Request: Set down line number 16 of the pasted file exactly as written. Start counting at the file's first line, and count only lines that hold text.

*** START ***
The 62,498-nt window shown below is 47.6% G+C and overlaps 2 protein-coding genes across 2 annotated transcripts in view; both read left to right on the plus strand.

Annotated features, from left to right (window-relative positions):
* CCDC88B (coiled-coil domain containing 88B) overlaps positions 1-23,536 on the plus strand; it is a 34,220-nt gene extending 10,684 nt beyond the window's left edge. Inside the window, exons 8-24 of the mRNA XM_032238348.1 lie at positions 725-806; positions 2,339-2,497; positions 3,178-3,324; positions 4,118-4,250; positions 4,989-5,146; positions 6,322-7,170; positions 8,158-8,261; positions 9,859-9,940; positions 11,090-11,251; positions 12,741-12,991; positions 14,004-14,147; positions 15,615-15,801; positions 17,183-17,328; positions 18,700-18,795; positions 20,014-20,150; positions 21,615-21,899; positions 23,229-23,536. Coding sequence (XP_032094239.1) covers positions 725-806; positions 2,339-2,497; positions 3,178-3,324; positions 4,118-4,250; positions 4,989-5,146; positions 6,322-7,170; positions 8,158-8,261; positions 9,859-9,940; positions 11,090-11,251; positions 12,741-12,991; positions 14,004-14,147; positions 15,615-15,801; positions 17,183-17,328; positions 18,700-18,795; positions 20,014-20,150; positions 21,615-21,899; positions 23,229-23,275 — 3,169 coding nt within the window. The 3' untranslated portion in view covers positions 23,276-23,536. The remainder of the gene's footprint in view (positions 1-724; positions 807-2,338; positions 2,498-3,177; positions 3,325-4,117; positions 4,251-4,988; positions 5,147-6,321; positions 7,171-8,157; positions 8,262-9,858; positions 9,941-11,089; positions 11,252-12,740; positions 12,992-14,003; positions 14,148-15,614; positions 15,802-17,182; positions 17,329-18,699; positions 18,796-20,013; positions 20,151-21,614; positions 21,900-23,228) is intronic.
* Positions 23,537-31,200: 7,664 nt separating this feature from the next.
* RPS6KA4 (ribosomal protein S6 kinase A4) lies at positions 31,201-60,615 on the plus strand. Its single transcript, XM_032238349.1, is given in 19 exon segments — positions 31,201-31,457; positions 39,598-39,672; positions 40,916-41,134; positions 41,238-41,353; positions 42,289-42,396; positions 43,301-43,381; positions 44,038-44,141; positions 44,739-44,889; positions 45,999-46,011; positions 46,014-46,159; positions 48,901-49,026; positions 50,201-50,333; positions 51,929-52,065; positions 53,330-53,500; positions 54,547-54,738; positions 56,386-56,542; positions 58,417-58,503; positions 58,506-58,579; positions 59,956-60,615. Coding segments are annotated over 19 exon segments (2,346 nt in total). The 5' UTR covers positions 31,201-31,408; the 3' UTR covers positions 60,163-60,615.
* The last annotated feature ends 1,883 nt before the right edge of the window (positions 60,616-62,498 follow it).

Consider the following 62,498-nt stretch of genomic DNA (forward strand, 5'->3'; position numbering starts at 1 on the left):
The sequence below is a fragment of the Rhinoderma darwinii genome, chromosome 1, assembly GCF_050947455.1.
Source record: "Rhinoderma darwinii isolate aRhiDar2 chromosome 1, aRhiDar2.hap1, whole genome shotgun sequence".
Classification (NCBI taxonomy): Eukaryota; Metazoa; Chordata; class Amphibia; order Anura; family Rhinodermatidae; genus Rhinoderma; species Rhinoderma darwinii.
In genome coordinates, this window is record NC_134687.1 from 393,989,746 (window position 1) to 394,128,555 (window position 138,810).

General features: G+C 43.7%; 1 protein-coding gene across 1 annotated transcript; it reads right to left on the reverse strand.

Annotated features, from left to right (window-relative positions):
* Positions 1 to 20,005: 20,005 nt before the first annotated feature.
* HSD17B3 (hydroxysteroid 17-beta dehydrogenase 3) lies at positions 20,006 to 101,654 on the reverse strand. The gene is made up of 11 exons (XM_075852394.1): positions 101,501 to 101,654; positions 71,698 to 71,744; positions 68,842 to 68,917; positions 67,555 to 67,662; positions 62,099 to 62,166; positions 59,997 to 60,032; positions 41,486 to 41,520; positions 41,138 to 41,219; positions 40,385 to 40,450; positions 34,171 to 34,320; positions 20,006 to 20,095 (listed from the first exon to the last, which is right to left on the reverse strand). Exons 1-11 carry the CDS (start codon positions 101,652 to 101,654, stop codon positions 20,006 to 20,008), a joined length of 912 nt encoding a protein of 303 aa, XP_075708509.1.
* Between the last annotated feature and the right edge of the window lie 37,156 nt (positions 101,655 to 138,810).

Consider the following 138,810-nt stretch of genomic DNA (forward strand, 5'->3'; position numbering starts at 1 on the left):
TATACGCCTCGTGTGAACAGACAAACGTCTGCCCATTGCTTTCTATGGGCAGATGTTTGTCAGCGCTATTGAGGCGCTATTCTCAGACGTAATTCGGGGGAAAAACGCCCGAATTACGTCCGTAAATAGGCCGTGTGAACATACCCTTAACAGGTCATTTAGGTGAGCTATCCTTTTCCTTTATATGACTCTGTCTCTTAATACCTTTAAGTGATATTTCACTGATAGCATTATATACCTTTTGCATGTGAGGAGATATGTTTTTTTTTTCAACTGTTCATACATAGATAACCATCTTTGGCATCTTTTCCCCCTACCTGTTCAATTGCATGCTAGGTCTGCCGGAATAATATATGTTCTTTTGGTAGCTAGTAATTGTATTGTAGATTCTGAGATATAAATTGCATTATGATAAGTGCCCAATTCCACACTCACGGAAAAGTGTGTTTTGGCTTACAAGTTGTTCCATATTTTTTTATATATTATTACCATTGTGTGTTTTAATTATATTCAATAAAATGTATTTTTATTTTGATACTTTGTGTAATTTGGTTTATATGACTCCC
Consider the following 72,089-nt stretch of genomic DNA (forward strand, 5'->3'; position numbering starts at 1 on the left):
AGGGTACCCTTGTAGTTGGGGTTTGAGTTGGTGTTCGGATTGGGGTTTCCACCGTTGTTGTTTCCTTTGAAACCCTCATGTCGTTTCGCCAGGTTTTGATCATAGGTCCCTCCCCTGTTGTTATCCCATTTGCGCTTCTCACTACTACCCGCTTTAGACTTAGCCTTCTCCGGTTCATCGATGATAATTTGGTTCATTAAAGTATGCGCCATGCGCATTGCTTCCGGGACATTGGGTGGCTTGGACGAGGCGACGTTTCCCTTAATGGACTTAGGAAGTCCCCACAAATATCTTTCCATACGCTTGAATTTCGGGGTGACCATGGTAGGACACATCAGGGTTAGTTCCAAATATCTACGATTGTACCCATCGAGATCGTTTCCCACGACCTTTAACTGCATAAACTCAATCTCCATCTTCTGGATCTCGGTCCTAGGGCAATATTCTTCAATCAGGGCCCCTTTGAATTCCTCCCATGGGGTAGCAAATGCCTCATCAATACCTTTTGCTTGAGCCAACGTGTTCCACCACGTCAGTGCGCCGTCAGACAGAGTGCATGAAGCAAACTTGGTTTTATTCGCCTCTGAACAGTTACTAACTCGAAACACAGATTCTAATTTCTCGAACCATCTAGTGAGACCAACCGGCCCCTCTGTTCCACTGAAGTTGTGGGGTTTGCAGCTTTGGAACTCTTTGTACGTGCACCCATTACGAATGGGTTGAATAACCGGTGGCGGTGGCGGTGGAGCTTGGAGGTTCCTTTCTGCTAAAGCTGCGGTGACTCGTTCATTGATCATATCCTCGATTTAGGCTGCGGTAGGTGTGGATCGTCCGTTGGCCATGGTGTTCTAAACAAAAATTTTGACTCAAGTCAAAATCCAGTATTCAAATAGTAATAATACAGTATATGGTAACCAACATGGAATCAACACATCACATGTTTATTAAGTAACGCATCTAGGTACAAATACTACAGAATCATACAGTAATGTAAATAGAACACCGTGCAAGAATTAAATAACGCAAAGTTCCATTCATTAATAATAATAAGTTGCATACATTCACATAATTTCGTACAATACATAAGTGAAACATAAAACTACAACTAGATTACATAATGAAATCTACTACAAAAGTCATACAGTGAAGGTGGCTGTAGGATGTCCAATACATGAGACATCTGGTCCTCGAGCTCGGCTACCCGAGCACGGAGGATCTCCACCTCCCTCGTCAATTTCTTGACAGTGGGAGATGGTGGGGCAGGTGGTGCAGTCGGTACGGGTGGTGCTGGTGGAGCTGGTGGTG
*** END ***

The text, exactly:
* Between the last annotated feature and the right edge of the window lie 37,156 nt (positions 101,655 to 138,810).